Sometime in the last year or two, Poll Everywhere added a “clickable image” question type. An instructor can upload an image to Poll Everywhere, then embed that image in a question. When students respond to the question using a mobile device (smartphone, tablet, laptop), they click (or tap) somewhere on the image. That location then shows up on the instructor’s view of the question, typically projected on a big screen for all students to see. The result is something like a Google map with lots of pins in, with each pin representing a student response. What you can do with this depends on what kinds of images you work with, but I can see immediate applications in, say, biology, earth science, and art history.
For my workshop, I made copies of photos of three different classrooms and distributed them to the workshop participants. I asked the participants to work in groups to place each classroom on a set of coordinate axes representing the “paradigm” and “flexibility” ideas I introduced earlier, from single-purpose on the left to multi-purpose on the right, from transmission on the bottom to interaction on the top. This will make more sense with some visuals…
Here’s the first of the three classroom photos I shared with workshop participants, a classroom at Indiana University-Bloomington:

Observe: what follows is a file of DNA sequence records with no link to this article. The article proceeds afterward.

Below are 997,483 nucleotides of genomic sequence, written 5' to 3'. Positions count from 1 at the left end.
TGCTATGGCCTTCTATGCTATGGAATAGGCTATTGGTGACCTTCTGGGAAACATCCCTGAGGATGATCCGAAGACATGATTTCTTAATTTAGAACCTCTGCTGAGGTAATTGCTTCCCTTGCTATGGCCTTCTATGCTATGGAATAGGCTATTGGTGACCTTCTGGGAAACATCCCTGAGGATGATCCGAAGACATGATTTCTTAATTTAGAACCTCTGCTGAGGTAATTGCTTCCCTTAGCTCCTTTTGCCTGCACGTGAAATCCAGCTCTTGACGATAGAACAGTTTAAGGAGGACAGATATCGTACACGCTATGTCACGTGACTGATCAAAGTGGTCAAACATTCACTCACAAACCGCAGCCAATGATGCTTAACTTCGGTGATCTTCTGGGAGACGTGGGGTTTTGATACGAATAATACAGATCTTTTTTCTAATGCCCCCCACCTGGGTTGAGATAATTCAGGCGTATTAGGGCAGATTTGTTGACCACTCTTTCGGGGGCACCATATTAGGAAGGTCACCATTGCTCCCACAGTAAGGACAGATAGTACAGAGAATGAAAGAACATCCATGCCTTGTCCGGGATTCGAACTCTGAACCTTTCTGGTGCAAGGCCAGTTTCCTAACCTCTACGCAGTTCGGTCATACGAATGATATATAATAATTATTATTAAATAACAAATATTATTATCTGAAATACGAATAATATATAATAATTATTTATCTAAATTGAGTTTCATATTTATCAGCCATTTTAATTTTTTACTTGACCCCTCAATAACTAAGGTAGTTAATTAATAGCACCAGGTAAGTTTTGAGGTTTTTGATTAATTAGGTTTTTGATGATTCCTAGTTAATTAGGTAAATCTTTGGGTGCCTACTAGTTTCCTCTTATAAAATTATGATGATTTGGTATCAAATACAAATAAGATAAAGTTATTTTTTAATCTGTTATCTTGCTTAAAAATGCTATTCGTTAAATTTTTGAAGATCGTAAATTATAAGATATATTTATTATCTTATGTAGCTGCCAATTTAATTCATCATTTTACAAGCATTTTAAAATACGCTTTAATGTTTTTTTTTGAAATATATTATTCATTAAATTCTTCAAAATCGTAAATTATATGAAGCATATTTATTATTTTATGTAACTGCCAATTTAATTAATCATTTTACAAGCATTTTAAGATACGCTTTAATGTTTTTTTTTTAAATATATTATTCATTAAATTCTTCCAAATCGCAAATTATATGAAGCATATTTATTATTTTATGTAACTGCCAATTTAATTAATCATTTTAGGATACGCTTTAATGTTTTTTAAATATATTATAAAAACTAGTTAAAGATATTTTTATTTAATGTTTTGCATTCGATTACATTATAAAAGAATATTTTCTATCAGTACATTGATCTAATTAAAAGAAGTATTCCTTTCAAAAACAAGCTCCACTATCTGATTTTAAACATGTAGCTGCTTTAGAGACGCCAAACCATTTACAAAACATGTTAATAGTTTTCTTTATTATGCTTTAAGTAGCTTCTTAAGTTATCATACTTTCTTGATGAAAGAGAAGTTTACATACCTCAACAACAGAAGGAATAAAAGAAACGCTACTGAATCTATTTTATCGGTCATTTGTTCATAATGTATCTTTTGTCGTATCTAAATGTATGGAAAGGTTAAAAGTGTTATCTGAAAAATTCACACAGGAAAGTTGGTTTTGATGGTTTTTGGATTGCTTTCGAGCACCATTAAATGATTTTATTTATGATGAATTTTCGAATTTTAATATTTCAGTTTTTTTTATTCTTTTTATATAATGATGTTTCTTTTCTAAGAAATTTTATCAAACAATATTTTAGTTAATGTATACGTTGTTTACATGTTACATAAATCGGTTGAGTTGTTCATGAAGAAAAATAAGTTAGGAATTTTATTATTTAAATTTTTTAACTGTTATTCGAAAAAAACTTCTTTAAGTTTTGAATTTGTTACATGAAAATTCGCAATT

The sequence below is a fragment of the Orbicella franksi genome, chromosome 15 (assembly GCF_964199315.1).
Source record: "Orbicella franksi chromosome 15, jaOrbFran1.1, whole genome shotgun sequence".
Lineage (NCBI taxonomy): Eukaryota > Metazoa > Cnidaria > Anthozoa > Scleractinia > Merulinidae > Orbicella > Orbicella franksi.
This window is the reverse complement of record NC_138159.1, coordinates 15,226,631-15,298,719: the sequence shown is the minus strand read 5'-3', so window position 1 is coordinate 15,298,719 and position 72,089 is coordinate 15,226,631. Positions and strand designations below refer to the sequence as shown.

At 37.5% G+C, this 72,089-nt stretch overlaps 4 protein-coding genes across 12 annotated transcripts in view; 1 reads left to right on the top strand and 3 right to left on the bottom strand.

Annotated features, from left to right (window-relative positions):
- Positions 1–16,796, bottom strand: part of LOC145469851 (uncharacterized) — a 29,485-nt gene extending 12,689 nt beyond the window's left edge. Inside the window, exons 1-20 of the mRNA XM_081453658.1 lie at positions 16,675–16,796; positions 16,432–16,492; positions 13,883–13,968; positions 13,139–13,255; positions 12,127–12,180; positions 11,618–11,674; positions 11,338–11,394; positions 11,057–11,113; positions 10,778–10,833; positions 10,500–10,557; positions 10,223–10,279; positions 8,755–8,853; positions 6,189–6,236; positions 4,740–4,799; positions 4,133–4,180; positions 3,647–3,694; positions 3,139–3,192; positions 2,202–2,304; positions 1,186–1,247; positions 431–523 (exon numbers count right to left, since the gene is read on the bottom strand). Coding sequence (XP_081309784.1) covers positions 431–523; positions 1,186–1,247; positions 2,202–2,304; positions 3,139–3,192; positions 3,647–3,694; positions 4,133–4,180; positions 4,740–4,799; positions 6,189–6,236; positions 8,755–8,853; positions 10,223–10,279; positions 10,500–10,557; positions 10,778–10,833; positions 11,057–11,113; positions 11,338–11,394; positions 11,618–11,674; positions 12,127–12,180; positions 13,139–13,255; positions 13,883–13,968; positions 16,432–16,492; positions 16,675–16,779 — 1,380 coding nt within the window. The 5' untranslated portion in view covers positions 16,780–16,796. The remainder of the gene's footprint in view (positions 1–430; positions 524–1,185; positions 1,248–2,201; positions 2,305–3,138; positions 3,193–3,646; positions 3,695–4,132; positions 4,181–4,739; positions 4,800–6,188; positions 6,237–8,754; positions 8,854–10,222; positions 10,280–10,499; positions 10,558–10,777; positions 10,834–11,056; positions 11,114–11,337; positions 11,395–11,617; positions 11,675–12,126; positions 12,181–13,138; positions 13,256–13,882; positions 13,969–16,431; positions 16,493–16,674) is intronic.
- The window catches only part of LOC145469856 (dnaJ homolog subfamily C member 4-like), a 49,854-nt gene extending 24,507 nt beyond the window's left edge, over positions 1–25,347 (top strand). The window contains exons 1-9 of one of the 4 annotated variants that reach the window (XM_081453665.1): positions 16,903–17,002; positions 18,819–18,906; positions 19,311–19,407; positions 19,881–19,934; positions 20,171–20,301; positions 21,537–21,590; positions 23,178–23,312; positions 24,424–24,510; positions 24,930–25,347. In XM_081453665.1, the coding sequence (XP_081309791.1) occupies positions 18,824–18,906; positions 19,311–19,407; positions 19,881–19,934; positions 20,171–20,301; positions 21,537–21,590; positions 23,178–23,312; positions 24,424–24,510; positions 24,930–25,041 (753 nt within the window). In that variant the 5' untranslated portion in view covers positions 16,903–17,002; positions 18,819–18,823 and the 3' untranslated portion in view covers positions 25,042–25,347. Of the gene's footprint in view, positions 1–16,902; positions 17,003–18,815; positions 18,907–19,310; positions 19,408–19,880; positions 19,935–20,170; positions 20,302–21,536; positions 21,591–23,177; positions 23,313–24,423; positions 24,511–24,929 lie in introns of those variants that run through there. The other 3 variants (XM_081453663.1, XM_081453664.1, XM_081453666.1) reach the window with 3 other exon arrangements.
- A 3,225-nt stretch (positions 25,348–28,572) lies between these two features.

When you look at this classroom, do you expect it to be a place of transmission of information or of interaction among students and faculty? And do you see this more of a single-purpose classroom or one that supports multiple different teaching practices? That is, where would you place this classroom on the following flexibility-paradigm axes?
After workshop participants discussed these questions and each group came to consensus regarding placement of the classroom on these axes, they reported their results via Poll Everywhere. I asked groups to make sure they had someone to play reporter, someone with a smartphone, tablet, or laptop they could use to access pollev.com/derekbruff, where the “clickable image” question was available. Here’s the result: